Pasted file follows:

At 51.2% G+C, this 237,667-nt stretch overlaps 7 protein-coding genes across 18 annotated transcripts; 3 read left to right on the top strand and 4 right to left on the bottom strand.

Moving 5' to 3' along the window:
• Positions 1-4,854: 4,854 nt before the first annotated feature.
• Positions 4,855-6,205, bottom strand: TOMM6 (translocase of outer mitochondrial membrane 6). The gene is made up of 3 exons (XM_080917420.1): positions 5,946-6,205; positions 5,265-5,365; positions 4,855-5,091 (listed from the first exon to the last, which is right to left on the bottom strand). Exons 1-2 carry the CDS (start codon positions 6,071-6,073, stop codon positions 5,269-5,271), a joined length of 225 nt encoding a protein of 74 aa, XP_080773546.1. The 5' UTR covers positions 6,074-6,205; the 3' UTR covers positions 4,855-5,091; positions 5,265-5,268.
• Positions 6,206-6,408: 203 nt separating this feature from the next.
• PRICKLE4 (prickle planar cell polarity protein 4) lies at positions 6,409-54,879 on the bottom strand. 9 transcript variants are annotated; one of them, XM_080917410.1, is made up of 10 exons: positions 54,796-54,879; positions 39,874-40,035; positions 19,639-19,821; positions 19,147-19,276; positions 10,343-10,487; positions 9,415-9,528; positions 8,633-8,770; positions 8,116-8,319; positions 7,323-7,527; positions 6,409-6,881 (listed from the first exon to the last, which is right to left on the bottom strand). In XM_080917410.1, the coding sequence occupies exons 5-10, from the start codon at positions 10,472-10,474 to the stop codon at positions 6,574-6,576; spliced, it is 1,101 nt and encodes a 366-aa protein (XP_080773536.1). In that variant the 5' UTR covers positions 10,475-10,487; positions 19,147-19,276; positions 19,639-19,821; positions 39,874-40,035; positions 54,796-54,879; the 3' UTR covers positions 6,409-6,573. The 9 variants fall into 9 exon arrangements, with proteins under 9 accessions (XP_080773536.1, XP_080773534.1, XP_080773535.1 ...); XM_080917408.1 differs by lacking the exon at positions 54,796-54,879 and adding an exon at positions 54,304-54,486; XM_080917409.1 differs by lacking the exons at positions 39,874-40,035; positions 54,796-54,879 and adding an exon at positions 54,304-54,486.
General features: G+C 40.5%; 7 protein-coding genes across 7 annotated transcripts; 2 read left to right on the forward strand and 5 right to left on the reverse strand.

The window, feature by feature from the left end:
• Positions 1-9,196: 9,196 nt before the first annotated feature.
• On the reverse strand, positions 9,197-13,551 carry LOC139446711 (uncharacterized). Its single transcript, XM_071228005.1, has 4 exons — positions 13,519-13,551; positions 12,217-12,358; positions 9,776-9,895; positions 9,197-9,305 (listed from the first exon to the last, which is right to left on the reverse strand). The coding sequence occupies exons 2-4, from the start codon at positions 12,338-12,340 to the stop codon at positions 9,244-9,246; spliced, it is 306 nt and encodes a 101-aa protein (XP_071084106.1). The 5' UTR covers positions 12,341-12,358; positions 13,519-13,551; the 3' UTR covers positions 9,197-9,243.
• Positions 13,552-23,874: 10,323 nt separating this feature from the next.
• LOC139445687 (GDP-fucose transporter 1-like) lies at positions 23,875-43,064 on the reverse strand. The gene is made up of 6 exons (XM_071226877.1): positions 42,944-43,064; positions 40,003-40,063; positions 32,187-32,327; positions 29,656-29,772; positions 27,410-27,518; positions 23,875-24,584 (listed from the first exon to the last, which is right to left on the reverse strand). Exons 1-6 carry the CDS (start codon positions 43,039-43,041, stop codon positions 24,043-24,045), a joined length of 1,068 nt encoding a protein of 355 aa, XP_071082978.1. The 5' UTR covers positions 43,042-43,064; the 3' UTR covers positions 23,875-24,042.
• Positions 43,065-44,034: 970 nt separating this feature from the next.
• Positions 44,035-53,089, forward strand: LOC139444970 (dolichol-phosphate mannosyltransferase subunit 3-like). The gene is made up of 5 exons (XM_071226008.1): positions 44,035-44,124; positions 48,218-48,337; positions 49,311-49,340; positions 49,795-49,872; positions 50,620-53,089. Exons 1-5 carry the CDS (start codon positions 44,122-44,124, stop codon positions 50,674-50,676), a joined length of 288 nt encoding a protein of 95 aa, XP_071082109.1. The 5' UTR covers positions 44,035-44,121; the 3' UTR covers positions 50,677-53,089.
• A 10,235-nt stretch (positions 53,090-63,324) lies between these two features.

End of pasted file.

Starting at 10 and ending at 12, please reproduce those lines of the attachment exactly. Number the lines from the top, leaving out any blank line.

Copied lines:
• On the reverse strand, positions 9,197-13,551 carry LOC139446711 (uncharacterized). Its single transcript, XM_071228005.1, has 4 exons — positions 13,519-13,551; positions 12,217-12,358; positions 9,776-9,895; positions 9,197-9,305 (listed from the first exon to the last, which is right to left on the reverse strand). The coding sequence occupies exons 2-4, from the start codon at positions 12,338-12,340 to the stop codon at positions 9,244-9,246; spliced, it is 306 nt and encodes a 101-aa protein (XP_071084106.1). The 5' UTR covers positions 12,341-12,358; positions 13,519-13,551; the 3' UTR covers positions 9,197-9,243.
• Positions 13,552-23,874: 10,323 nt separating this feature from the next.
• LOC139445687 (GDP-fucose transporter 1-like) lies at positions 23,875-43,064 on the reverse strand. The gene is made up of 6 exons (XM_071226877.1): positions 42,944-43,064; positions 40,003-40,063; positions 32,187-32,327; positions 29,656-29,772; positions 27,410-27,518; positions 23,875-24,584 (listed from the first exon to the last, which is right to left on the reverse strand). Exons 1-6 carry the CDS (start codon positions 43,039-43,041, stop codon positions 24,043-24,045), a joined length of 1,068 nt encoding a protein of 355 aa, XP_071082978.1. The 5' UTR covers positions 43,042-43,064; the 3' UTR covers positions 23,875-24,042.